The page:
IDEAS home Printed from https://ideas.repec.org/p/euf/dispap/079.html
   My bibliography  Save this paper

The Relation between Productivity and Compensation in Europe

Author

Listed:
  • Paolo Pasimeni

Abstract

One of the classical problems of political economy has been to understand the relation between labour compensation and labour productivity; in more recent years, then, wage growth has become a key concern for the conduct of monetary policy by major central banks. This paper studies to what extent increases in productivity translate into increases in compensations. While previous studies had investigated this relation in the case of the US, this work enlarges the scope of the analysis to a set of 34 advanced economies over the past half century. The results show on average a significant link between growth in productivity and growth in compensation, however there is no one-to-one relation, there is instead a significant gap. Cyclical conditions as well as labour market structures greatly affect this relation. These findings imply that policies aiming at increasing productivity are a necessary but not sufficient condition to achieve also appropriate pay growth, because other factors intervene to weaken the link between the two. Although this topic has gained more prominence in the US, the analysis shows that these findings apply to the EU and to other advanced economies as well. Finally, to the extent that the gap between productivity and compensation affects aggregate demand, understanding it is crucial for the conduct of macroeconomic policies.

Suggested Citation

  • Paolo Pasimeni, 2018. "The Relation between Productivity and Compensation in Europe," European Economy - Discussion Papers 2015 - 079, Directorate General Economic and Financial Affairs (DG ECFIN), European Commission.
  • Handle: RePEc:euf:dispap:079
    as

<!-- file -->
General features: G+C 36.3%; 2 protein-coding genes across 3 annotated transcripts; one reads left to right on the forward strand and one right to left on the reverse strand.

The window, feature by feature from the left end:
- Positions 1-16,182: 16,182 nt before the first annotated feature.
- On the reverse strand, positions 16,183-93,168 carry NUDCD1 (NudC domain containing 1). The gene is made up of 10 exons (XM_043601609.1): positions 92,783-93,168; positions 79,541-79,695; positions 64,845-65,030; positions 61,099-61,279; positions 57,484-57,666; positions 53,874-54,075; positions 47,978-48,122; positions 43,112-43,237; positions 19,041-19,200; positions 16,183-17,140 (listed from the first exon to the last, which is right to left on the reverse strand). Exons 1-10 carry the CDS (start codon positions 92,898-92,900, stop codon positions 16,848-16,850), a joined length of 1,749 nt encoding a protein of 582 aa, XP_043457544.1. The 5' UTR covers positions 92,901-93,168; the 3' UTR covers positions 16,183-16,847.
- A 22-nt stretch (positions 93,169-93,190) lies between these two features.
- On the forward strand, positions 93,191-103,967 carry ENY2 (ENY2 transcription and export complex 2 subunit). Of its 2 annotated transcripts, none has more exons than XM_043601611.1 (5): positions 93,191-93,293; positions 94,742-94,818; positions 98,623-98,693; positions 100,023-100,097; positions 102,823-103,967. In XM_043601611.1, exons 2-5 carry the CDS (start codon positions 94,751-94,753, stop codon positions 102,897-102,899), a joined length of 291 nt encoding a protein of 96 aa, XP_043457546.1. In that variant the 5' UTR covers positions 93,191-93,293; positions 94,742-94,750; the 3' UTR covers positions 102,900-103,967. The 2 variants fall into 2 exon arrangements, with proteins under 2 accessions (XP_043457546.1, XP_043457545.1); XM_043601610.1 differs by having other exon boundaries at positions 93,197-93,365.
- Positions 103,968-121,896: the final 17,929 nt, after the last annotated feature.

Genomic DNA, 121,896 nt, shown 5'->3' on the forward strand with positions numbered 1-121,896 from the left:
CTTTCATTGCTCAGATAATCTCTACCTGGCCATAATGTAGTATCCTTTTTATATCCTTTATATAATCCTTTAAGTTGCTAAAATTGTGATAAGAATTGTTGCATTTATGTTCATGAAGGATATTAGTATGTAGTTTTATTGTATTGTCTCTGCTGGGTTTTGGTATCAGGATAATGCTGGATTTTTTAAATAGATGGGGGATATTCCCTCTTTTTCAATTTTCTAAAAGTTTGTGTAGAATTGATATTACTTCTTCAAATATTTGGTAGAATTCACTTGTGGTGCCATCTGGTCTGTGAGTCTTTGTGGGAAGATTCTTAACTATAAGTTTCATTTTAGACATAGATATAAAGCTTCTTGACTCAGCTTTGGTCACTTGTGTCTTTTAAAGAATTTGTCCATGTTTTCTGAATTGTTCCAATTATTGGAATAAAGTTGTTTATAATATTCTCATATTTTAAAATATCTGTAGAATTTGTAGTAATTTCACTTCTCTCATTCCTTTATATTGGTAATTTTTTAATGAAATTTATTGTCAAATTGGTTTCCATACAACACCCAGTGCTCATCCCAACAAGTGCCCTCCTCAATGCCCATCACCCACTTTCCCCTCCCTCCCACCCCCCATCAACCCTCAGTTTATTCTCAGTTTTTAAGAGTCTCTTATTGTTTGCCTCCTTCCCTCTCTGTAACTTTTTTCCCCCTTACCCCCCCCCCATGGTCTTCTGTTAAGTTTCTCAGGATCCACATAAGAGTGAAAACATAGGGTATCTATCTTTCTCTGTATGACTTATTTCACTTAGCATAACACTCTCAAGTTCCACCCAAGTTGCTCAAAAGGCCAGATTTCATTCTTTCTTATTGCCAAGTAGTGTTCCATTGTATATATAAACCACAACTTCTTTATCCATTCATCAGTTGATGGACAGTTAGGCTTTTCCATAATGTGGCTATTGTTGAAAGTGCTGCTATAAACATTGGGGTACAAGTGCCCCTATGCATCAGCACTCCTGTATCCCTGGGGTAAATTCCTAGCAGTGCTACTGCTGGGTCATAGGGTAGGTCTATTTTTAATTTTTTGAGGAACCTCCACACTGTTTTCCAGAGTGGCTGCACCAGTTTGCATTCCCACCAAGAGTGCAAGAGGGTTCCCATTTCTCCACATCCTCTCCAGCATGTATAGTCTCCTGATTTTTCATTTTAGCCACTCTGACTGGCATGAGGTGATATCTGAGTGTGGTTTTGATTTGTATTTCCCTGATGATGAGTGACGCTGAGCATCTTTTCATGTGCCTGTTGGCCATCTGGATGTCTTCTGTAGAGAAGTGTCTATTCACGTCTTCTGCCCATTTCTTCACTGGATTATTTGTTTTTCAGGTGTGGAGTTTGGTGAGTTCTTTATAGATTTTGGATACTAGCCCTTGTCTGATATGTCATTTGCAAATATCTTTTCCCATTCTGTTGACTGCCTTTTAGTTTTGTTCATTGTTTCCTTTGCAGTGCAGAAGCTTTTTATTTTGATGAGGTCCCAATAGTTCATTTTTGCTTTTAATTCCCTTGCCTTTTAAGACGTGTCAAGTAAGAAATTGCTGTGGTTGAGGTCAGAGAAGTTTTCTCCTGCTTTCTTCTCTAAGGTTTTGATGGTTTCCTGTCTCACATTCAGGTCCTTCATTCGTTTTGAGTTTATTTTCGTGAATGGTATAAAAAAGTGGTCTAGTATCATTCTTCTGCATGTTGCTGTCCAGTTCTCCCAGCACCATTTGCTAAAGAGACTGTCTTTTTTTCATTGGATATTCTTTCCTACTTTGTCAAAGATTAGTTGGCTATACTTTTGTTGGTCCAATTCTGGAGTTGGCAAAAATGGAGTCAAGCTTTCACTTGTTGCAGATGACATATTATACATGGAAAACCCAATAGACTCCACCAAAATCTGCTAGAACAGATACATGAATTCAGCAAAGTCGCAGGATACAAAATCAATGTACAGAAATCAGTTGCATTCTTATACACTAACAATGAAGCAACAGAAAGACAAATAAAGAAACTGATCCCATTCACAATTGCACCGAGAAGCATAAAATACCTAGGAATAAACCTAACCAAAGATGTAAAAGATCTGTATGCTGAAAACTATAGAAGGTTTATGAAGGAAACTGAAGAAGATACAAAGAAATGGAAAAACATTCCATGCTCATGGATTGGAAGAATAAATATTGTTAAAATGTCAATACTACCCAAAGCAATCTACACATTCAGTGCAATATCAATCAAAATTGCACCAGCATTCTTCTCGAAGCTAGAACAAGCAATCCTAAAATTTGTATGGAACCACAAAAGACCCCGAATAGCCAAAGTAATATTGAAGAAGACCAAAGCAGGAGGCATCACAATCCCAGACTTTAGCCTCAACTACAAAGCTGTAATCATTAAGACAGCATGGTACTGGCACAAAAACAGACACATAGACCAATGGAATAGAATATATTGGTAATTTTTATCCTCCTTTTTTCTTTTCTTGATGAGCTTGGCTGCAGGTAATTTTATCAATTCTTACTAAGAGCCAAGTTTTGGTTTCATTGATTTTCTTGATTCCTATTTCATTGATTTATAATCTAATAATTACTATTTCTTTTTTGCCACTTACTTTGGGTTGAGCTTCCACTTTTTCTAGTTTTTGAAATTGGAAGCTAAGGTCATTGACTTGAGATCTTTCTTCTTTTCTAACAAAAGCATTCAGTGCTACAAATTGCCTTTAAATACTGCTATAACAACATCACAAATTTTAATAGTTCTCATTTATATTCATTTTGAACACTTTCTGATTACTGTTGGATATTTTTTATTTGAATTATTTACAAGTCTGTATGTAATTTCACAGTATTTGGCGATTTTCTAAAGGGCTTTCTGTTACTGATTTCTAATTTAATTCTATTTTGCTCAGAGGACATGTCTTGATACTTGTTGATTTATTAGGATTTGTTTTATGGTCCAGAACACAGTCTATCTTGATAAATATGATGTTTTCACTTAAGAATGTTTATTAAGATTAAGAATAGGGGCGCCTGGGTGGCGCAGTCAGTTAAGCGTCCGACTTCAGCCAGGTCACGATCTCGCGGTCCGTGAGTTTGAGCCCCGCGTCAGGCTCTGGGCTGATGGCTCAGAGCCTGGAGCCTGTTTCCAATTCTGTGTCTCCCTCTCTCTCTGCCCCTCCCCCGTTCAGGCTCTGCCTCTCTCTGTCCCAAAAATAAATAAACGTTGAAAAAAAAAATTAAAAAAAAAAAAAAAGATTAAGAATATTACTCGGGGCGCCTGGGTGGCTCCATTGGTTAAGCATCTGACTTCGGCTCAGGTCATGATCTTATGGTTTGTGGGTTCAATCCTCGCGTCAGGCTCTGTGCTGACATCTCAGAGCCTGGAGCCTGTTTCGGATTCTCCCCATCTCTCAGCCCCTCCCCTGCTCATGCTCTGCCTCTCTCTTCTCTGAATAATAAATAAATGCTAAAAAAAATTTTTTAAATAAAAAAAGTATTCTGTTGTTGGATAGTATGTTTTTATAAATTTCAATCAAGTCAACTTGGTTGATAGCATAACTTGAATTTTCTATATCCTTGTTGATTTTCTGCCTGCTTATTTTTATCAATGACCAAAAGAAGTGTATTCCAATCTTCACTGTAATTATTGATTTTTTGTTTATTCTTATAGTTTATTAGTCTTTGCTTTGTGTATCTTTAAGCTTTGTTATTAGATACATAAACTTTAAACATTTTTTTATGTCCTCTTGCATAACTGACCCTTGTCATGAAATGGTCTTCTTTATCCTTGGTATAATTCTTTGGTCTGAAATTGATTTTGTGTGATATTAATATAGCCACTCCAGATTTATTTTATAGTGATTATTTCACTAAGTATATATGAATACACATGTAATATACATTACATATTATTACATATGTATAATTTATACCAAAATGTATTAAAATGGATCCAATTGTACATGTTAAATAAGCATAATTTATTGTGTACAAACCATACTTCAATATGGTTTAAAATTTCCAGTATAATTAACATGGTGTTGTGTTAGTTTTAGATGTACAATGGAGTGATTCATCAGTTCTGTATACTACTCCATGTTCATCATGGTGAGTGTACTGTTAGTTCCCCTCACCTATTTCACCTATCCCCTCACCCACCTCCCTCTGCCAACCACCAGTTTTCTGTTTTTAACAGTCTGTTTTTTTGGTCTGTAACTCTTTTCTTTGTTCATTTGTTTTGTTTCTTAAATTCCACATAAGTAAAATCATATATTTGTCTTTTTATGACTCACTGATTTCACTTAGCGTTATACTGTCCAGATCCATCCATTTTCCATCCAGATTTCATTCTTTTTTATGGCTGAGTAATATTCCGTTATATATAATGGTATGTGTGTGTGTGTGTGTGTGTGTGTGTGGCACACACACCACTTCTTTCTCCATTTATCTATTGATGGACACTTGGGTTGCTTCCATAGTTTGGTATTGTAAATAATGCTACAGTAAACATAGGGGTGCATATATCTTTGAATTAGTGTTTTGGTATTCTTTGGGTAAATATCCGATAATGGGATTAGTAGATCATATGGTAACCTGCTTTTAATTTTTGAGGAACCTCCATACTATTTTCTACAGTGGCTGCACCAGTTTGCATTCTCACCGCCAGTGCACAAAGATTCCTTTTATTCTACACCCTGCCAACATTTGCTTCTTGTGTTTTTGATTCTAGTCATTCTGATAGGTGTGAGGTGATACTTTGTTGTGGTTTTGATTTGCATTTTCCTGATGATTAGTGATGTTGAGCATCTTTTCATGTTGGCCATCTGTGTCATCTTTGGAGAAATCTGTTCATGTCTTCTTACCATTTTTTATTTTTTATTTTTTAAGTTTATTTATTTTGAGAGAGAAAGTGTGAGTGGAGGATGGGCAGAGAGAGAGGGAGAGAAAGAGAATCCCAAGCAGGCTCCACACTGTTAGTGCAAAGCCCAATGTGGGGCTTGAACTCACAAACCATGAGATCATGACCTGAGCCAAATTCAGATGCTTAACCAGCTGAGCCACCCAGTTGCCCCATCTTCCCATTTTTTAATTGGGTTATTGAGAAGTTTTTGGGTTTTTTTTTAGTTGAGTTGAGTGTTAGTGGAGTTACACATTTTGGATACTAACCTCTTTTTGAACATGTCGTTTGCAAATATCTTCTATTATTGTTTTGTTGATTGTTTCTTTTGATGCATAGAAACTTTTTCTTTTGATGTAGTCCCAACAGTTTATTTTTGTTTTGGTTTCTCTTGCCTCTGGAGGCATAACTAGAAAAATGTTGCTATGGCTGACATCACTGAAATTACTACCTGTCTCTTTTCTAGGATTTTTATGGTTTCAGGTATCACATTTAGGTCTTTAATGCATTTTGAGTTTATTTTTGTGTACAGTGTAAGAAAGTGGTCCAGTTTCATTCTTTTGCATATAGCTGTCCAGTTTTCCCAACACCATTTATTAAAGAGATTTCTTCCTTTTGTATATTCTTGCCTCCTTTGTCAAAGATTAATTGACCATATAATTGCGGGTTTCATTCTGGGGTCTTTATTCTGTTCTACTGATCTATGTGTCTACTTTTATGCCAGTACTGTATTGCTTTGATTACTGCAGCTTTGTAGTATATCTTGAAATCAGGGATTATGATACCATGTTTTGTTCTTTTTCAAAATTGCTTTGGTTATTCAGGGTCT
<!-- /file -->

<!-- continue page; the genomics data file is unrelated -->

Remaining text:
Download full text from publisher

    File URL: https://ec.europa.eu/info/sites/info/files/economy-finance/dp079_en.pdf
    Download Restriction: no

    References listed on IDEAS

    as
    1. Richard B. Freeman & Lawrence F. Katz, 1995. "Differences and Changes in Wage Structures," NBER Books, National Bureau of Economic Research, Inc, number free95-1, August.
    2. Anna M. Stansbury & Lawrence H. Summers, 2017. "Productivity and Pay: Is the link broken?," NBER Working Papers 24165, National Bureau of Economic Research, Inc.
    3. Freeman, Richard B. & Katz, Lawrence F. (ed.), 1995. "Differences and Changes in Wage Structures," National Bureau of Economic Research Books, University of Chicago Press, number 9780226261607, December.
    Full references (including those not matched with items on IDEAS)

    More about this item

    JEL classification:

    • D3 - Microeconomics - - Distribution
    • E24 - Macroeconomics and Monetary Economics - - Consumption, Saving, Production, Employment, and Investment - - - Employment; Unemployment; Wages; Intergenerational Income Distribution; Aggregate Human Capital; Aggregate Labor Productivity
    • E25 - Macroeconomics and Monetary Economics - - Consumption, Saving, Production, Employment, and Investment - - - Aggregate Factor Income Distribution
    • J3 - Labor and Demographic Economics - - Wages, Compensation, and Labor Costs

    NEP fields

    This paper has been announced in the following NEP Reports:

    Statistics

    Access and download statistics

    Corrections

    All material on this site has been provided by the respective publishers and authors. You can help correct errors and omissions. When requesting a correction, please mention this item's handle: RePEc:euf:dispap:079. See general information about how to correct material in RePEc.

    For technical questions regarding this item, or to correct its authors, title, abstract, bibliographic or download information, contact: (ECFIN INFO). General contact details of provider: http://edirc.repec.org/data/dg2ecbe.html .

    If you have authored this item and are not yet registered with RePEc, we encourage you to do it here. This allows to link your profile to this item. It also allows you to accept potential citations to this item that we are uncertain about.

    If CitEc recognized a reference but did not link an item in RePEc to it, you can help with this form .

    If you know of missing items citing this one, you can help us creating those links by adding the relevant references in the same way as above, for each refering item. If you are a registered author of this item, you may also want to check the "citations" tab in your RePEc Author Service profile, as there may be some citations waiting for confirmation.

    Please note that corrections may take a couple of weeks to filter through the various RePEc services.

    IDEAS is a RePEc service hosted by the Research Division of the Federal Reserve Bank of St. Louis . RePEc uses bibliographic data supplied by the respective publishers.